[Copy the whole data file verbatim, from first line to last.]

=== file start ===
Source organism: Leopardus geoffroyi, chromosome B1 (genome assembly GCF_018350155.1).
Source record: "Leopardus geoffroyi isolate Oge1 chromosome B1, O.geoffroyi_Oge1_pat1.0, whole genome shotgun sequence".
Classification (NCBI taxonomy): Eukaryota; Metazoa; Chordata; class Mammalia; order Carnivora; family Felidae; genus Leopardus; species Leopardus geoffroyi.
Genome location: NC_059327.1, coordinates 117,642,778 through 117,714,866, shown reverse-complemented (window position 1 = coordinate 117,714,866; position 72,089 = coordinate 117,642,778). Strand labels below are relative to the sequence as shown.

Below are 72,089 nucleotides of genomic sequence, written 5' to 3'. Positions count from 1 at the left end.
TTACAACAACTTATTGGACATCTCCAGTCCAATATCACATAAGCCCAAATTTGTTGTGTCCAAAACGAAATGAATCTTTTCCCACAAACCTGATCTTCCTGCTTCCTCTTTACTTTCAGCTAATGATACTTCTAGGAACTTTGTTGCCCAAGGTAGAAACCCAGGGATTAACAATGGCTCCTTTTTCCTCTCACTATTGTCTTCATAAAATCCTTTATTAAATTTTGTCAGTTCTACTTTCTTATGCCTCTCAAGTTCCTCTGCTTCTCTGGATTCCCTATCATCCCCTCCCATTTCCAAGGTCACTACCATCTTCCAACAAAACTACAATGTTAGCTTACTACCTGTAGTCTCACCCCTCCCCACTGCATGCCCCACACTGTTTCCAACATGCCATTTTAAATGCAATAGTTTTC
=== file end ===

Source organism: Leopardus geoffroyi, chromosome B1 (genome assembly GCF_018350155.1).
Source record: "Leopardus geoffroyi isolate Oge1 chromosome B1, O.geoffroyi_Oge1_pat1.0, whole genome shotgun sequence".
Classification (NCBI taxonomy): Eukaryota; Metazoa; Chordata; class Mammalia; order Carnivora; family Felidae; genus Leopardus; species Leopardus geoffroyi.
Genome location: NC_059327.1, coordinates 117,642,778 through 117,714,866, shown reverse-complemented (window position 1 = coordinate 117,714,866; position 72,089 = coordinate 117,642,778). Strand labels below are relative to the sequence as shown.

Below are 72,089 nucleotides of genomic sequence, written 5' to 3'. Positions count from 1 at the left end.
TTACAACAACTTATTGGACATCTCCAGTCCAATATCACATAAGCCCAAATTTGTTGTGTCCAAAACGAAATGAATCTTTTCCCACAAACCTGATCTTCCTGCTTCCTCTTTACTTTCAGCTAATGATACTTCTAGGAACTTTGTTGCCCAAGGTAGAAACCCAGGGATTAACAATGGCTCCTTTTTCCTCTCACTATTGTCTTCATAAAATCCTTTATTAAATTTTGTCAGTTCTACTTTCTTATGCCTCTCAAGTTCCTCTGCTTCTCTGGATTCCCTATCATCCCCTCCCATTTCCAAGGTCACTACCATCTTCCAACAAAACTACAATGTTAGCTTACTACCTGTAGTCTCACCCCTCCCCACTGCATGCCCCACACTGTTTCCAACATGCCATTTTAAATGCAATAGTTTTC